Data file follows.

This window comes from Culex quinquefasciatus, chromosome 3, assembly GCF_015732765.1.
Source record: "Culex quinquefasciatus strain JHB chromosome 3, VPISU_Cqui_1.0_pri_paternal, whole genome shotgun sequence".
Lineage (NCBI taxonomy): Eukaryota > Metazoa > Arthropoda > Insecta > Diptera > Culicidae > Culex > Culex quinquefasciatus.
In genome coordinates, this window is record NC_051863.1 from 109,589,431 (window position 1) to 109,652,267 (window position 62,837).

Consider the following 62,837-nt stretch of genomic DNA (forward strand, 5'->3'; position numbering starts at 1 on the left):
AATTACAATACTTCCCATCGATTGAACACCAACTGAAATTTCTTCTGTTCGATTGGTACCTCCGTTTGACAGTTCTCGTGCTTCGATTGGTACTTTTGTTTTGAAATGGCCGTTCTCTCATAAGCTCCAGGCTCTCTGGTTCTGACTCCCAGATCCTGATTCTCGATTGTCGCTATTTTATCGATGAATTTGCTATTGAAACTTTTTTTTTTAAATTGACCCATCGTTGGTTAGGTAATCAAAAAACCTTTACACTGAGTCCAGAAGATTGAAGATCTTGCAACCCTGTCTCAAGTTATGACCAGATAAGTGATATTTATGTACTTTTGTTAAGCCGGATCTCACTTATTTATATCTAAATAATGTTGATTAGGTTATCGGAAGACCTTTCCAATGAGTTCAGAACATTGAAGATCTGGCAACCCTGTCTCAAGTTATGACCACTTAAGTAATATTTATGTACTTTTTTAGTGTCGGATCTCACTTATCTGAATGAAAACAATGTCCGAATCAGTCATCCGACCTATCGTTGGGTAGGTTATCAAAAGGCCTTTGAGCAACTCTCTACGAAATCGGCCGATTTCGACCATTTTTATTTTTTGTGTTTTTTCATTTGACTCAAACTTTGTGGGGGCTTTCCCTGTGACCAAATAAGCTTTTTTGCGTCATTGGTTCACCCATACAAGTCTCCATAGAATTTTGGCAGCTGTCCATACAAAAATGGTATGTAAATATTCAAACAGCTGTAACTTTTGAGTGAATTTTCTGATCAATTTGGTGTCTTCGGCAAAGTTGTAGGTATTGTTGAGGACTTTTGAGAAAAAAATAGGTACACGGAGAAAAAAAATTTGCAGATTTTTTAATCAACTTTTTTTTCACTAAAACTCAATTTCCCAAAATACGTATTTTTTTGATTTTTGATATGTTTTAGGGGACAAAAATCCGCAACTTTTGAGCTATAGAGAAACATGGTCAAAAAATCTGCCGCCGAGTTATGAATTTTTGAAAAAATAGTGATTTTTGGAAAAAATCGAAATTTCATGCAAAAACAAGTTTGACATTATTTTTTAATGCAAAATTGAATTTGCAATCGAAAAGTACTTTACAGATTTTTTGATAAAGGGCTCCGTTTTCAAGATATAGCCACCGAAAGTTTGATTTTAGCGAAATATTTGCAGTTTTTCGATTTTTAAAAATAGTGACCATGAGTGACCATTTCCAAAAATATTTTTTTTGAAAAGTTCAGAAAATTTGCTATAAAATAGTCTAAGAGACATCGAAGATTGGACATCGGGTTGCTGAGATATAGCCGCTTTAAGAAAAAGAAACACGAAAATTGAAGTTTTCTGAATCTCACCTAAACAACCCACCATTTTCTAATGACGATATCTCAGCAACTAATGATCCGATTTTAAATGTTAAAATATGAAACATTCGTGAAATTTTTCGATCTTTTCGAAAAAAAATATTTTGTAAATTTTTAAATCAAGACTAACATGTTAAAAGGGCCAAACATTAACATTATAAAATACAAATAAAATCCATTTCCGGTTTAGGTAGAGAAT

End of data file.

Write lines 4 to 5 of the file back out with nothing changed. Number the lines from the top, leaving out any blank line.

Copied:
In genome coordinates, this window is record NC_051863.1 from 109,589,431 (window position 1) to 109,652,267 (window position 62,837).

Consider the following 62,837-nt stretch of genomic DNA (forward strand, 5'->3'; position numbering starts at 1 on the left):